Pan Huisheng, who was assistant president of the bank and a former head of the lender’s Shenzhen branch, was taken into custody in the Inner Mongolia autonomous region where the bank is based, Caixin learned from multiple sources with knowledge of the matter. It’s unclear why Pan was detained, but sources told Caixin his transfer to police custody took place after he was recently interviewed by an inspection team sent into the bank by the regulator.

Quick hits /

Carrie Lam says mass testing of Hong Kong ‘not feasible’

Lessons from the lockdown will drive more economic activity online, professor says

Real estate is biggest ‘gray rhino’ threat to China’s financial system, warns regulator



Photo: Bloomberg

Blacklist /

China’s SMIC, CNOOC to go on U.S. blacklist, Reuters reports

The Trump administration is poised to add chipmaker SMIC and offshore oil-and-gas explorer CNOOC to a list of Chinese businesses blocked from American investment because of alleged military ties, Reuters reported, in the latest U.S. swipe at Beijing before President-elect Joe Biden takes office.

Semiconductor Manufacturing International Corp. and China National Offshore Oil Corp. are among four Chinese companies to be added to a list of enterprises said by the American government to be owned or controlled by the military, Reuters reported, citing a document and three unidentified people familiar with the matter. Their addition — along with China Construction Technology Co. Ltd. and China International Engineering Consulting Corp. — would bring the total of businesses on the blacklist to 35.

It wasn’t clear when the new list would be published in the Federal Register, Reuters said. The Defense Department didn’t respond to Reuters’ request for comment.

Huawei /

U.K. teams up with Japan’s NEC to bypass Huawei

Britain became one of the first countries to plot a path out of dependency on Chinese giant Huawei for its 5G mobile network, cutting a deal with Japanese company NEC and vowing to nurture new players to rival Nokia and Ericsson.

As it moves to ban Huawei, the British government will pump 1.6 million pounds ($2.1 million) into local trials of NEC’s effort to develop an “Open RAN” – a neutral 5G platform that can interchangeably use different companies’ equipment.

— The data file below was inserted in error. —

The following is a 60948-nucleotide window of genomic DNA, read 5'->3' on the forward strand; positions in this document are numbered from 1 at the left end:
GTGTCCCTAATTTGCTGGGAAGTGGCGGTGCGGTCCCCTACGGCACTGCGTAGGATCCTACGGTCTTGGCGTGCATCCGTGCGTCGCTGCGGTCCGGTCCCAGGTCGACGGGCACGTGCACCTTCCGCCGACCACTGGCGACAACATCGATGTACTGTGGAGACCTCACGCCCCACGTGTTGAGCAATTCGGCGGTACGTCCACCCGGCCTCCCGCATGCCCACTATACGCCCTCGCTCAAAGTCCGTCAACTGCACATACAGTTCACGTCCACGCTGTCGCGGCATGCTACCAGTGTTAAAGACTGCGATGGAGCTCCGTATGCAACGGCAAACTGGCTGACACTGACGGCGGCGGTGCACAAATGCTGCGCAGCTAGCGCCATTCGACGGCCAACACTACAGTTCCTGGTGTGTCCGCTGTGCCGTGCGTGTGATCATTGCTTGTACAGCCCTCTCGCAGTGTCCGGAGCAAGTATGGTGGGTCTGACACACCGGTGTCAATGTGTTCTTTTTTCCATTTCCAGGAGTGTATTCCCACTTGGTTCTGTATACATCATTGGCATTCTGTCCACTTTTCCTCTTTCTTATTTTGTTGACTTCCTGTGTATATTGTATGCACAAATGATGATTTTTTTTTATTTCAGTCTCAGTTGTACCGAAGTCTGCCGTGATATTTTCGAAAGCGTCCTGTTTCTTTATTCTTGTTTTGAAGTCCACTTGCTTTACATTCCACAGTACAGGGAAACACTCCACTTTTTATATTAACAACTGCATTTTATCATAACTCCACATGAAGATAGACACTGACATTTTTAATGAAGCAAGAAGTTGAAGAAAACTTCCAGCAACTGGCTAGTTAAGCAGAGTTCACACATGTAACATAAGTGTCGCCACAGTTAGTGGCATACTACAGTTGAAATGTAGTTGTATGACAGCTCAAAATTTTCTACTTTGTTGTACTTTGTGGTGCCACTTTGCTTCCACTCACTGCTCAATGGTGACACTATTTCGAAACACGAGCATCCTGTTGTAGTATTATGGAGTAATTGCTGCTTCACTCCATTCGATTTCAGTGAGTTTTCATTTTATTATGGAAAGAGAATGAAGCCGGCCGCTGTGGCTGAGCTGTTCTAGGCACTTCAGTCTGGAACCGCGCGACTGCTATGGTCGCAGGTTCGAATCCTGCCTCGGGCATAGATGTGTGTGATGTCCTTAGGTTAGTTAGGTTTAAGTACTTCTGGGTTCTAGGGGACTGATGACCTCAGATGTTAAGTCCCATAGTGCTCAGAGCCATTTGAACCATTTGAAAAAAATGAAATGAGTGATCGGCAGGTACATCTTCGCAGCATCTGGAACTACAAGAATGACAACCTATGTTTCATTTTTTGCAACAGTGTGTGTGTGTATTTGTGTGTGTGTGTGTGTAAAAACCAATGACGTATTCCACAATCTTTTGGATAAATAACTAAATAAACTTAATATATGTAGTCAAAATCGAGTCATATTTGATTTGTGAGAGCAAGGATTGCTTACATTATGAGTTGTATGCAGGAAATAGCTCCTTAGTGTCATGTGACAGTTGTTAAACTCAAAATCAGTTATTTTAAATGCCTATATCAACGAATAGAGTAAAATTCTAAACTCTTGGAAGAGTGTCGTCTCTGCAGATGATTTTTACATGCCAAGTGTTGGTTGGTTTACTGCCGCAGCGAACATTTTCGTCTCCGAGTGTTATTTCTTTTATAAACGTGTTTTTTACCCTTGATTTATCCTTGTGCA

The trials in Wales will look to get an Open RAN up and running next year as part of the government’s “telecommunications diversification” strategy to avoid being left with only the higher-cost Scandinavian suppliers for its new 5G network.

Furniture /

Alibaba-backed Easyhome finds cash cushion with $546 million placement

Alibaba-backed furniture chain operator Easyhome New Retail Group Corp. Ltd. is raising 3.6 billion yuan ($547 million) by issuing new shares at a steep discount, with plans to use the funds to cushion its capital and launch new projects after a rough period during China’s Covid-19 outbreak.

Easyhome will raise the money by issuing around 509 million new shares at 7.06 yuan each, accounting for 7.8% of its total share count, according to a company announcement (link in Chinese) issued late Monday. The sale price represents a 20% discount to the company’s average stock price for the 20 trading days before Oct. 30, which is the date the first new shares were issued.

Electronic /

Display-maker BOE seals $1.1 billion deal to buy 35% of smaller rival

BOE Technology Group Co. Ltd., one of China’s three leading makers of display panels, announced it will pay 7.55 billion yuan ($1.1 billion) for 35% of a money-losing smaller rival in the city of Chengdu.

BOE will make the investment through an injection that will increase the acquired Chengdu CEC Panda Display Technology Co. Ltd.’s registered capital from a current 14 billion yuan to 21.55 billion yuan, according to a stock exchange filing dated on Tuesday. After the deal, BOE would become the Chengdu company’s single largest stakeholder, alongside six others that include regional and national investment companies, as well as electronics specialist CEC Panda.

Quick hits /

Meituan gains $88 million from investment in Li Auto

China beats U.S. as top market for Asia-Pacific firms, HSBC says

Retail giant raises 6 billion yuan for e-commerce spin-off